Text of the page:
With two regular season games left, Michigan has managed to turn its season from one in which the NCAA Tournament appeared to be a far-reaching thought into a legitimate late-season contender. The Wolverines have done it with a combination of shooting and defense, and this late season propel has been spurred by players in varying roles.
This Michigan team still starts with Derrick Walton Jr., a senior playing in his final games while adding new wrinkles every time he steps on the floor. Michigan’s leader did everything in the Wolverines’ last outing, finishing with 17 points, 11 rebounds and five assists against Purdue, one of the best 15 teams in the country. Walton’s impact g,moes beyond his statistical contributions, as the senior’s leadership and other intangible qualities have become the motivating force behind Michigan’s dramatic late season push.
While Walton stars in the backcourt, I’d be remiss not to discuss the theatrics of German sharpshooter Moritz Wagner. The kid is playing out of his mind right now, as he knocked down four 3-pointers and 10 shots overall en route to 24 points against a mammoth Purdue frontline. His ability to shoot and put the ball on the floor continue to make him one of the toughest big man covers in the Big Ten, but perhaps his defensive ability on Caleb Swanigan and Isaac Haas were ultimately more valuable than his scoring output for Michigan going forward.
The less-heralded stars? Muhammad-Ali Abdur-Rahkman continues to attack the basket with reckless abandon and is returning to his ability as a major scoring threat. D.J. Wilson is Michigan’s glue guy, grabbing rebounds, playing defense with his 7-foot plus wingspan, and knocking down occasional shots when Michigan needs it. Duncan Robinson seems to have found his role, perfecting the niche bench shooter job into something of a science. Even Xavier Simpson has found a bit of a groove, proving to be a viable option behind Walton and Abdur-Rahkman.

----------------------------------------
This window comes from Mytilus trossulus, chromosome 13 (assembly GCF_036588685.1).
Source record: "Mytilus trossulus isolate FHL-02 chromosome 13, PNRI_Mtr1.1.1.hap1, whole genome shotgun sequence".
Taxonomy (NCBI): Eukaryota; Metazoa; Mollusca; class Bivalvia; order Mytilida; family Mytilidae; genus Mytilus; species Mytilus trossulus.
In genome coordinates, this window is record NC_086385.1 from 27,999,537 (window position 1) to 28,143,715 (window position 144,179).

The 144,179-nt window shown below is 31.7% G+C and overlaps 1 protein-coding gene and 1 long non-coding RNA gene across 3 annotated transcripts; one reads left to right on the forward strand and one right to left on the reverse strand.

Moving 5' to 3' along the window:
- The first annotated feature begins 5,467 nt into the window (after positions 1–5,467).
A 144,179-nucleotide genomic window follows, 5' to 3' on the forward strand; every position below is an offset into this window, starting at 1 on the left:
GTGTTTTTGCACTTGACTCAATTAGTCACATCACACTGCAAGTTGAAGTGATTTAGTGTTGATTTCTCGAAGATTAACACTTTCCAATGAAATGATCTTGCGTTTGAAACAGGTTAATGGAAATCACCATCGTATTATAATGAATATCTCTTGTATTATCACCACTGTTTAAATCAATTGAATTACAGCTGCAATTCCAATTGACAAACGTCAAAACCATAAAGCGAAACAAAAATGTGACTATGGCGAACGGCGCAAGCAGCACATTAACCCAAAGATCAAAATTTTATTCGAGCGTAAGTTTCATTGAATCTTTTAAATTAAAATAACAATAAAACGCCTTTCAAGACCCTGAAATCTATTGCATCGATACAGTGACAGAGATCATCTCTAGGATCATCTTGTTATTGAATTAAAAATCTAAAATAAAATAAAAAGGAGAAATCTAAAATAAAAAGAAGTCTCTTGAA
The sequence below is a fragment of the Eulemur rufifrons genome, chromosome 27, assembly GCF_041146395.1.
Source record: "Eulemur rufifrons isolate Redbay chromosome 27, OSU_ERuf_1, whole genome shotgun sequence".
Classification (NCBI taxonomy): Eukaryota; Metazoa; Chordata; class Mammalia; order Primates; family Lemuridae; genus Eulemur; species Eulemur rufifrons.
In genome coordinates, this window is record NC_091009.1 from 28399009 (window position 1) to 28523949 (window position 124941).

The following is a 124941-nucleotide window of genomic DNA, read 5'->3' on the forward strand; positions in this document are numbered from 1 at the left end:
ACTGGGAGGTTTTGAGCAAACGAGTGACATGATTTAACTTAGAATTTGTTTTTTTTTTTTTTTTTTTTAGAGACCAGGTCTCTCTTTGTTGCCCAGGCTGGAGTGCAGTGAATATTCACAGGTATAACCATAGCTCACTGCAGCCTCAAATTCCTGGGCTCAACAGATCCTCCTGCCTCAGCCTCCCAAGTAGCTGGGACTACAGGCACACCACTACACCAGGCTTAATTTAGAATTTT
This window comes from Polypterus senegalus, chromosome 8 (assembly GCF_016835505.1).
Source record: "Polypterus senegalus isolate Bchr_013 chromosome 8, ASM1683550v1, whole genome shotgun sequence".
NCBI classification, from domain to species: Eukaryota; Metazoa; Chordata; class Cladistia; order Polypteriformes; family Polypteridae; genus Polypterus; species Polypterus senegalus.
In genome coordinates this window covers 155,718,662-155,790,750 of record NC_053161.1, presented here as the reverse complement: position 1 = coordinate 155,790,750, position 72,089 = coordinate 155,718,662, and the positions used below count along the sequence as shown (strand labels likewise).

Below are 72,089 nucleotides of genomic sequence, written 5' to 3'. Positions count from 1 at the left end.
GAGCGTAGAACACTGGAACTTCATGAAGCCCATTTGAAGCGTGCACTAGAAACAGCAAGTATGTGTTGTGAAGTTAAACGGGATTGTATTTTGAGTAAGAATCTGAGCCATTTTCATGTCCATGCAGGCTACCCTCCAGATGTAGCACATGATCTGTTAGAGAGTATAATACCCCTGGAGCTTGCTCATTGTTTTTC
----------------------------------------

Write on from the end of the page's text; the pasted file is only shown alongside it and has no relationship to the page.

The big question mark, however, remains in the hands of Zak Irvin. On his senior day, Irvin was only 2-8 with four points, two rebounds and an assist. It’s unclear whether this is genuinely affecting Irvin, or if he’s finding other ways to contribute by moving the ball around and playing solid defense. If Michigan really wants to make a deep run, they’re probably going to need double-figure scoring from Irvin down the stretch.
Despite’s Irvin less-than-stellar play, Michigan finds itself in a great position to continue their torrid pace. They travel to Evanston tonight to play a Northwestern team that has been trending in exactly the opposite direction as the Wolverines. Bryant McIntosh, Vic Law and Scottie Lindsay are all proven high-caliber players, and playing on their home floor should give the Wildcats major confidence in their quest to make their first ever NCAA Tournament.
What can Michigan do in the last week to keep this going? First and foremost, Walton needs to lead them tonight in what will be a raucous Welsh-Ryan Arena (I’m not sure if Welsh-Ryan has ever been called that, but I can only imagine how insane it will be tonight.) Wagner needs to keep getting a large number of touches, but should look to drive the ball more instead of settling for 3-pointers, as the big man hoisted eight in the last game.
For this Michigan club though, it ultimately comes down to defense. Against Purdue, the Wolverines were at their best when the defense was leading to easy runouts, open 3s, and a barrage of transition attempts that quality defense opens up. If they can pull out tonight’s game and Sunday’s equally-important tilt against Nebraska in Lincoln, there might not be a hotter team in the country come tournament time than Michigan.